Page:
Wrap dresses have always been a workday and weekend staple, but this summer the Chihuahua I didn’t fart my butt blew you a kiss shirt so you should to go to store and get this silhouette feels even more in touch with staying home than ever. This season wrap yourself up in one of these summery styles that go beyond the boudoir, despite being very similar to a luxe bathrobe. With their billowy sleeves and loose ties you won’t want to wear anything else. Plus, these comfy tie-front dresses make for a solid cover-up option. Move over midis, maxi dresses are the new cool length. You won’t feel overdressed while floating around this summer in one of these multi-tiered options in low-key colors and daytime florals. You’ll want to reach for one of these floor grazing lengths for practically any occasion from bike rides or days at the beach (we can dream!), to virtual sunset cocktails or even FaceTime dates. Experiencing fashion digitally isn’t new—Helmut Lang sent around a CD-ROM in 1998, Style.com was founded in 2000, and Alexander McQueen organized the first livestream in 2009. But a digital-only Fashion Week without the chaos and community of physical events is new territory for the industry. Over the past two months, Vogue Runway has chronicled the many ways brands are reacting, from minimal look books, artful videos, and 12-hour streams to “phygital” events. Now, as we turn our eye to September, where physical and digital will continue to merge in New York, London, Milan, and Paris, our cast of critics is shares the highs, lows, and challenges of a virtual Fashion Week. I said it before—it feels as if the presentation of fashion is undergoing as big a shift as Hollywood did when it went from silent movies to the talkies. One thing the pandemic has done is to force creative directors to be more creative about what they want to say about their work, and I’m all for that. With the whole (limited) playbook of runway gatherings and glamorous shoots suddenly torn up, fashion is suddenly crossing the threshold of a vast new era of communication, so that far more interesting, honest, in-depth, and delightful things have been happening than could ever be conveyed by models walking back and forth in front of a crowd of seated people. There’s no way of lumping Loewe, Balmain, Maison Margiela, Dior Men, and Gabriela Hearst into one group, but in this fraught and fragile time, each of them succeeded in evoking emotions, sharing beliefs, and bestowing those rarest of luxuries—the involuntary urge to smile and the opportunity to think and learn.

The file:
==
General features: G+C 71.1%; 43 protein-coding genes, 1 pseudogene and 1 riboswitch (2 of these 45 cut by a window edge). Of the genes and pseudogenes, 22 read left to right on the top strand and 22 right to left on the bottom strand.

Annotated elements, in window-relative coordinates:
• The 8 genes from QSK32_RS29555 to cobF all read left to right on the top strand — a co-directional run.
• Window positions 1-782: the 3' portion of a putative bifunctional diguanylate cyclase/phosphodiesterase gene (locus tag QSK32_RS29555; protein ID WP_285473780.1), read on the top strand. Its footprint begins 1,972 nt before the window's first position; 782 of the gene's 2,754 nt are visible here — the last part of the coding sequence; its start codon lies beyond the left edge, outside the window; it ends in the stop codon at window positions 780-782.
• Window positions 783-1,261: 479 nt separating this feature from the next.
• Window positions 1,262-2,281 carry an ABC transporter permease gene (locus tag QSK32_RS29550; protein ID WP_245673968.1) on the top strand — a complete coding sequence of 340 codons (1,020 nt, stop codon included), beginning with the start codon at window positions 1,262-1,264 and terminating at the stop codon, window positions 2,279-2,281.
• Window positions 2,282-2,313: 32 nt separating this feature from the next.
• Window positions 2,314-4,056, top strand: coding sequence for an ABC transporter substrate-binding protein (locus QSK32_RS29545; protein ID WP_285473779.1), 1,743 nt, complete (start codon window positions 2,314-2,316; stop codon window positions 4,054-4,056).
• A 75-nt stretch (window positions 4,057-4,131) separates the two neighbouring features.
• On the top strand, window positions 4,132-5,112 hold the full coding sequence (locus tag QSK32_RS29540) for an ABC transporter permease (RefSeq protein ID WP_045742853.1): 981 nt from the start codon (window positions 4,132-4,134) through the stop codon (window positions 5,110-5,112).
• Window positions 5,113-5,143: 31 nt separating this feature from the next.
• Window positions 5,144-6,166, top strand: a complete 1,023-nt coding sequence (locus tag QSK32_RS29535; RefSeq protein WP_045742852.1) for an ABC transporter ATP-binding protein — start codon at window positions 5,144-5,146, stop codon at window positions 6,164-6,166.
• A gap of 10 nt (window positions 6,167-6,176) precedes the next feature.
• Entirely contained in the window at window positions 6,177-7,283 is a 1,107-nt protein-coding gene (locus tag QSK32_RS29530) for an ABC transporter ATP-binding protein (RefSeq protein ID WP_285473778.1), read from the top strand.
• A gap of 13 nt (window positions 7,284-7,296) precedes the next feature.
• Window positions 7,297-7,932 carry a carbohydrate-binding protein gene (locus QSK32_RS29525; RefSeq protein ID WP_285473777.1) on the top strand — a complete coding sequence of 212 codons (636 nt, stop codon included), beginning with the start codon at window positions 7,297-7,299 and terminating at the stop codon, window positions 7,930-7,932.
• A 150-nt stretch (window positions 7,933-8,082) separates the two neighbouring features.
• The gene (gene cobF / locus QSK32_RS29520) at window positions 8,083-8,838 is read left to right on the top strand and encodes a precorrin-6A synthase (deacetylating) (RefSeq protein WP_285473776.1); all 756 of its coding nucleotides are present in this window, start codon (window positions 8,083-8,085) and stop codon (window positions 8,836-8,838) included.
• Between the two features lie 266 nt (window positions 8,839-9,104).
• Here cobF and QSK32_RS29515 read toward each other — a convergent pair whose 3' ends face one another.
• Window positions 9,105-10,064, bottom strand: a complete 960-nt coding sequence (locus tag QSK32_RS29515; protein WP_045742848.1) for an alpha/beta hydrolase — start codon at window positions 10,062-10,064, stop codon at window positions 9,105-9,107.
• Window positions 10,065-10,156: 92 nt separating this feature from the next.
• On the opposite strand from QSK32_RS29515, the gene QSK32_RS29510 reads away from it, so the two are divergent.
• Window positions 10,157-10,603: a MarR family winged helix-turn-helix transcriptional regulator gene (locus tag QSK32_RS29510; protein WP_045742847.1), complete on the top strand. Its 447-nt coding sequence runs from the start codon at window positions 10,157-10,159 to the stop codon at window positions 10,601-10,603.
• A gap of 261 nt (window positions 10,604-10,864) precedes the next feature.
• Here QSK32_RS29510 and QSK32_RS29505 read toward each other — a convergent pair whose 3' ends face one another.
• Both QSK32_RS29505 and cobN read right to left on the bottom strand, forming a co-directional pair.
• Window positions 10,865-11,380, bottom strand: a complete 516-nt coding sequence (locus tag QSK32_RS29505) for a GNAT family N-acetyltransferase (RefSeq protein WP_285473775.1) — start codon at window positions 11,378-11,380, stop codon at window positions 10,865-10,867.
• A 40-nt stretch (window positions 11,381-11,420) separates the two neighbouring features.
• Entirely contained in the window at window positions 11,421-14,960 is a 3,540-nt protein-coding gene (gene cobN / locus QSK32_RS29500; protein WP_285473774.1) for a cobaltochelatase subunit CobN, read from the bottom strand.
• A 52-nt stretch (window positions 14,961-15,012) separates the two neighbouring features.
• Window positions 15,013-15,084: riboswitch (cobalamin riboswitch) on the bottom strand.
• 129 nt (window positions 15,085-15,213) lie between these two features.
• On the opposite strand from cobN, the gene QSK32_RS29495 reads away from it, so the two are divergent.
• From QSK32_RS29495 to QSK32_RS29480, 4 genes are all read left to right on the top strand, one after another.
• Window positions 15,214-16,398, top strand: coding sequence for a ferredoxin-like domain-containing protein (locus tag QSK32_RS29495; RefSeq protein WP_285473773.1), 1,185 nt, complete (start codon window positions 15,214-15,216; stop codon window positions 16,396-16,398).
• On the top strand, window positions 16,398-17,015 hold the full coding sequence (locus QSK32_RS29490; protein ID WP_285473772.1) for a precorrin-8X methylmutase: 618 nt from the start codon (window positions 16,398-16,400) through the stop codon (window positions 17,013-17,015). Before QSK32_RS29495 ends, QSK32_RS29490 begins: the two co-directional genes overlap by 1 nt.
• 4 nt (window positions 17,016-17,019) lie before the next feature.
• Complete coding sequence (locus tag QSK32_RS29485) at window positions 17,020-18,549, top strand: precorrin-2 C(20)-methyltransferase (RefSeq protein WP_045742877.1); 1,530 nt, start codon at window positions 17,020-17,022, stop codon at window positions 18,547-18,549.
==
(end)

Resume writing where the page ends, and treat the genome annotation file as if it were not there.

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Olivier Rousteing’s brilliant Balmain show on a boat, #balmainsurseine, is surely one of the Chihuahua I didn’t fart my butt blew you a kiss shirt so you should to go to store and get this treasured moments—of youthful energy, defiance, joy, public exhilaration—that will be looked back on again and again. It was a moment (in trivializing fashion-speak), but it’s also there to access permanently on Balmain’s Instagram as a record of how a young, Black French fashion designer raised spirits across the world with his seamless combination of high glam and clenched fists in the Parisian sunshine. The production had effervescence and thrill, showing Rousteing as a character in love with fashion and Paris, conveying him at the center of a generational gang celebrating its beauty, power, and talent. Cleverly, it also honored the heritage of Balmain by placing (and digitally labeling) archival haute couture on the boat. Anderson expanded the potential of how time, and how we occupy it, can lengthen and deepen with the use of social media. He ran a 24-hour series of Instagram Live talks and demonstrations by craftspeople, a sort of online festival in place of what would’ve been a runway show. It was a much richer intellectual and human experience, which of course is open-access globally. What I think we really learned was something about attention span. In the hyperspeed of social media and the onrush of Fashion Weeks, it used to be deemed that everything had to be communicated in a few over-in-a-flash seconds. John Galliano went completely against that with his riveting 50-minute film made with Nick Knight, which captured all the layers of research and development that went into the Maison Margiela Artisanal collection. Instead of a runway show, it became a form of online educational resource, deliberately designed to inspire young people and egg them on to be creative. Yes, there’s still a role for look books, so that everybody can see clothes plainly (though Galliano’s blurry, ethereal one seemed set out to break that convention too.) But now, there’s an equal desire for an explanation—an opportunity for a creative director like Kim Jones to make his relationship with the Ghanaian artist Amoako Boafo visible in a video and interview shot with the artist in his studio in Accra. I don’t think anything like as many of the press would have had time or headspace to pay full attention to discovering Boafo’s work in that video if the hoopla of a physical Dior Men show had taken up the foreground.